Wednesday, June 1, 2011

Remodel Part I

The extension rooms have been the epitome of our house (before all the work we've done since moving in). Nothing in them was broken necessarily, but they weren't particularly nice either. The carpet was stained, the walls were covered in poorly installed panelling and none of the trim matched. For all it's faults however, I love those rooms. I love that it has two large windows looking out at our apple trees, a sliding glass door into the back yard, a warm pellet stove to rotisserie yourself in front of on cold winter days, a large amount of space for hosting parties and a slanted roof that makes it feel somehow special and tucked away.

While we were away in Mexico, our house sitter burned a whole in the carpet with a misplaced heat lamp. This finally gave us the push we needed to look into new flooring. We bit the bullet and decided to go with hardwood to match the rest of the house. It costs a pretty penny more than just replacing the carpet, but this is a HIGH traffic area from the backyard and is often the site of family dinners and parties. I could ignore the falling food as long as the carpet was already terrible, but new carpet + food = crazed Robin. Our beautiful hardwood will be installed as soon as we finish....the WALLS!!

If we are going to replace the floors, I thought to myself, why not go all out and just redo the room. I was pleasantly surprised to hear Jeffry say he thought that was a good idea, and I set to work researching how to hang drywall on the Internet. The process is really pretty simple. What isn't so simple, is the fact that nothing in the room is level/straight so our attempts to hang matching seams in the drywall have been, well, a character building exercise. We were lucky in the fact that two of the four walls we have to deal with have drywall hung behind the panelling already so those just need to be taped and mudded. This was a merciful discovery that has greatly reduced the amount of work we have to do.

There were also two windows in the wall that used to belong to the outside of the house that we also had to take care of. A large portion of one of our days was spent figuring out how to remove said windows and then frame them in so we had something to nail the drywall to. Many petitions have been sent up to the saints of mud and texturing to plead with them to cover the sins we've committed while hanging the drywall. At the end of the day I must simply remember that anything is better than what we had, and we have a lot of furniture along the walls in that room anyways!

At this point we are a bit behind where I thought we'd be but not bad. It took us an evening and a day to move all the furniture into the garage and tear out the panelling. The carpet tear out has been a bit more of a pain because the interior walls of the room were build ON TOP OF the carpet. Who does that!? It has meant that tearing out the carpet in a nice clean line along the walls has taken much longer than expected. First we had to cut it as close as we could to the wall and then use pliers to tear out the rest of it. I don't know how anal we have to be about it, but I don't want the flooring guys to show up and charge us saying they had to do some clean up (we got the quote reduced by saying we'd have the room completely ready for them).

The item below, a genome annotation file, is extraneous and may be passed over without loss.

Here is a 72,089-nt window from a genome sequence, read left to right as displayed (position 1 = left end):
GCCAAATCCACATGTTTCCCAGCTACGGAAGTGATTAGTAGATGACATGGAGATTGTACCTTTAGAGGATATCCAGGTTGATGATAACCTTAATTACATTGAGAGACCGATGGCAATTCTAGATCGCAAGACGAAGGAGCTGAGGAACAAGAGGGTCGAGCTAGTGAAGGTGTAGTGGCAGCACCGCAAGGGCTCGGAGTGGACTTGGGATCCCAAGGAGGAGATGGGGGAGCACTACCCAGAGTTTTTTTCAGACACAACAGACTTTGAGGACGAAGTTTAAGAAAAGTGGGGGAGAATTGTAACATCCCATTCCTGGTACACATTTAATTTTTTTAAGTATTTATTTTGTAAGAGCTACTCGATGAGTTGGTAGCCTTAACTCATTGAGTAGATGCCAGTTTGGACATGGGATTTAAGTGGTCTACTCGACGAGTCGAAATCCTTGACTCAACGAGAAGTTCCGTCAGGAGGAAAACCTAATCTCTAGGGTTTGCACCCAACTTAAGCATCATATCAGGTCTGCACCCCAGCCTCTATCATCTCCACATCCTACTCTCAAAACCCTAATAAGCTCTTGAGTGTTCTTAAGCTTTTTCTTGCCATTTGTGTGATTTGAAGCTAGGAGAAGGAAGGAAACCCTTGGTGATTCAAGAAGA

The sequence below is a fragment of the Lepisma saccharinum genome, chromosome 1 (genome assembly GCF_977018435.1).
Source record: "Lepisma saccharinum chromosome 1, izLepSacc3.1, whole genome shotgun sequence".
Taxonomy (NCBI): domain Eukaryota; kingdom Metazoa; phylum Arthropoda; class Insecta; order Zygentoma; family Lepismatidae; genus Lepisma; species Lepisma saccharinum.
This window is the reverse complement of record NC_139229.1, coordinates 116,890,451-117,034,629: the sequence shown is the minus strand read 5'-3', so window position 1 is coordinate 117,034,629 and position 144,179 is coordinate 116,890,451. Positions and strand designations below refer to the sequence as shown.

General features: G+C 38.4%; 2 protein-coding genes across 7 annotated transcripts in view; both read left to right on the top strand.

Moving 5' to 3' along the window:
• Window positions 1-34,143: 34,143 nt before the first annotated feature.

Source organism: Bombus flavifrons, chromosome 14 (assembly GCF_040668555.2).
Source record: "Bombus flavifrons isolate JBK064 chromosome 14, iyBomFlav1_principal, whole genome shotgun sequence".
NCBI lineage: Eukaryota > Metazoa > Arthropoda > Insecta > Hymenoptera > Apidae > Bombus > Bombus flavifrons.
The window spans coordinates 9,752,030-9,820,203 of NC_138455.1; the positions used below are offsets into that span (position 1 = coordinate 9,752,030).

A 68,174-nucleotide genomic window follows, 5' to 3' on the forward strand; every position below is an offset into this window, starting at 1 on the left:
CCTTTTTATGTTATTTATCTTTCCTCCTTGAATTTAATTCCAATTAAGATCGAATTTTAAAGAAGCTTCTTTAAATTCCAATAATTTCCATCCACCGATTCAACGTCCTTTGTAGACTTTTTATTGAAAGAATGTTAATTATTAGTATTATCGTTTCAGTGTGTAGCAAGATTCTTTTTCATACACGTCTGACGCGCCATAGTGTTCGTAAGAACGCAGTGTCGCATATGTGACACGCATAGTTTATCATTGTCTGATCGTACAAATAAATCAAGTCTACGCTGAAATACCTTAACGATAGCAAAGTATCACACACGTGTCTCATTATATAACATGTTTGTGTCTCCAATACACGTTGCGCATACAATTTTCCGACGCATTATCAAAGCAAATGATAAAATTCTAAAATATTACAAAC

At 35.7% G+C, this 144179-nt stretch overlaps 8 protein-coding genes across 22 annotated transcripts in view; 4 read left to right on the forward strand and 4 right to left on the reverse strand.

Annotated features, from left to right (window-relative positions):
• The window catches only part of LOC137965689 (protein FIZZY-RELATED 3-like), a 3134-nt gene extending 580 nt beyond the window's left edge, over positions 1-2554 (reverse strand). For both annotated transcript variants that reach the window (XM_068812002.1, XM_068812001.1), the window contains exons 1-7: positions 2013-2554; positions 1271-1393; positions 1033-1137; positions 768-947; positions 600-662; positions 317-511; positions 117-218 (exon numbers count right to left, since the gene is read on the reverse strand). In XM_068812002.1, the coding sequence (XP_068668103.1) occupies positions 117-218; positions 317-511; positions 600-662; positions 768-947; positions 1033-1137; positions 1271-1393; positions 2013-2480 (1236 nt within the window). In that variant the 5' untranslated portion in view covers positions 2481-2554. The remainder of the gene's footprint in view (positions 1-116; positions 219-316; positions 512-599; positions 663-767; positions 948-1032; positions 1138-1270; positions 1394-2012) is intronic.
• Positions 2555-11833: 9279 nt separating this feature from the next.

So on Sunday my mother came down to help us estimate materials and  then brainstorm how to deal with the windows. By the end of the day we were able to start hanging drywall. This process has continued through today thanks to Jeffry and some friends and family members who have come over to help him while I'm at work. By the end of today we will hopefully have all the drywall up and will be ready to start mudding, sanding, mudding, sanding, mudding.....well you get the idea. there are several layers involved. I'll be checking in over the next couple of days with updates/lessons learned as the process progresses!

Wednesday, May 25, 2011

I think I can, I think I can...

Although we haven't had an overabundance of hot sunny days so far this year (What's with the rain storm, it's almost June!), we have managed to avoid the late freezes that seemed to plague gardens last year. Not that things are growing with reckless abandon, but they are keeping a slow and steady pace as the days get longer and the sun spends more time out in the open. My squash patch has been soaking up that sunshine and putting it to good use.

The crooknecks have been making the most progress. All of my plants have several female flower setting.

Not to be left behind, the zucchini plants have just started forming little buds. I remember as summer came to a close last year I thought if I ever saw one again it would be too soon. Now however, I'm craving a large hearty scoop of sauteed zucchini with my dinner!

Well they still have a long way to go, and the butternut hasn't even been planted yet, but I am happy to report a healthy set of squash this year. My heart goes out to the poor victims of the Sacramento hail storm a few weeks ago. I hear many good squash plants perished in those parts as a result. Don't worry, my plants will carry on the good fight.

Thursday, May 19, 2011

Herb Garden Revisited

Back in March I shared with you my new herb garden. All the plants were such small hopeful babies that barely made a blimp in the dirt. In case you forgot, here's a reminder.